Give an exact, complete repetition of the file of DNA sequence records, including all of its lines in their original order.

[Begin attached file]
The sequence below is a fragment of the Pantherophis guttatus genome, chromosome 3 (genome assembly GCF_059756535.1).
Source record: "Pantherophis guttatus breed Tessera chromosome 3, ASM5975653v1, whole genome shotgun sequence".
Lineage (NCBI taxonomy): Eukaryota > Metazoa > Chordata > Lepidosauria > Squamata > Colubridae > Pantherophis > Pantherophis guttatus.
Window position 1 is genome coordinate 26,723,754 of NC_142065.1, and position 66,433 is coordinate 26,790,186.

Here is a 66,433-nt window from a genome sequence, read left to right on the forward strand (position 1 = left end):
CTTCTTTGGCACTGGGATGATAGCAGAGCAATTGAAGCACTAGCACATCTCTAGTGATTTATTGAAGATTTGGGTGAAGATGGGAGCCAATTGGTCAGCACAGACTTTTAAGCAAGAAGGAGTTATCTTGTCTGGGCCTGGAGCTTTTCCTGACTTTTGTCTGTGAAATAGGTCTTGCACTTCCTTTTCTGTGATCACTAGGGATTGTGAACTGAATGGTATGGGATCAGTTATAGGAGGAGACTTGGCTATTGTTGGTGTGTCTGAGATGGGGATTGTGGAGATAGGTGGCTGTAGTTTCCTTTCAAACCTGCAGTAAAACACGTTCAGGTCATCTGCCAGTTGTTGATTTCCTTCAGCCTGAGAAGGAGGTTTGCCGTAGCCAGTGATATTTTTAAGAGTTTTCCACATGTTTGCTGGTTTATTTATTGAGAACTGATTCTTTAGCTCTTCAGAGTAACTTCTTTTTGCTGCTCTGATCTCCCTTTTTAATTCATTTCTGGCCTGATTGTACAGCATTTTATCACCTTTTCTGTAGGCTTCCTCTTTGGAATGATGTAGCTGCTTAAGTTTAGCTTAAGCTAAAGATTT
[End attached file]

The sequence below is a fragment of the Pantherophis guttatus genome, chromosome 3 (genome assembly GCF_059756535.1).
Source record: "Pantherophis guttatus breed Tessera chromosome 3, ASM5975653v1, whole genome shotgun sequence".
Lineage (NCBI taxonomy): Eukaryota > Metazoa > Chordata > Lepidosauria > Squamata > Colubridae > Pantherophis > Pantherophis guttatus.
Window position 1 is genome coordinate 26,723,754 of NC_142065.1, and position 66,433 is coordinate 26,790,186.

Here is a 66,433-nt window from a genome sequence, read left to right on the forward strand (position 1 = left end):
CTTCTTTGGCACTGGGATGATAGCAGAGCAATTGAAGCACTAGCACATCTCTAGTGATTTATTGAAGATTTGGGTGAAGATGGGAGCCAATTGGTCAGCACAGACTTTTAAGCAAGAAGGAGTTATCTTGTCTGGGCCTGGAGCTTTTCCTGACTTTTGTCTGTGAAATAGGTCTTGCACTTCCTTTTCTGTGATCACTAGGGATTGTGAACTGAATGGTATGGGATCAGTTATAGGAGGAGACTTGGCTATTGTTGGTGTGTCTGAGATGGGGATTGTGGAGATAGGTGGCTGTAGTTTCCTTTCAAACCTGCAGTAAAACACGTTCAGGTCATCTGCCAGTTGTTGATTTCCTTCAGCCTGAGAAGGAGGTTTGCCGTAGCCAGTGATATTTTTAAGAGTTTTCCACATGTTTGCTGGTTTATTTATTGAGAACTGATTCTTTAGCTCTTCAGAGTAACTTCTTTTTGCTGCTCTGATCTCCCTTTTTAATTCATTTCTGGCCTGATTGTACAGCATTTTATCACCTTTTCTGTAGGCTTCCTCTTTGGAATGATGTAGCTGCTTAAGTTTAGCTTAAGCTAAAGATTT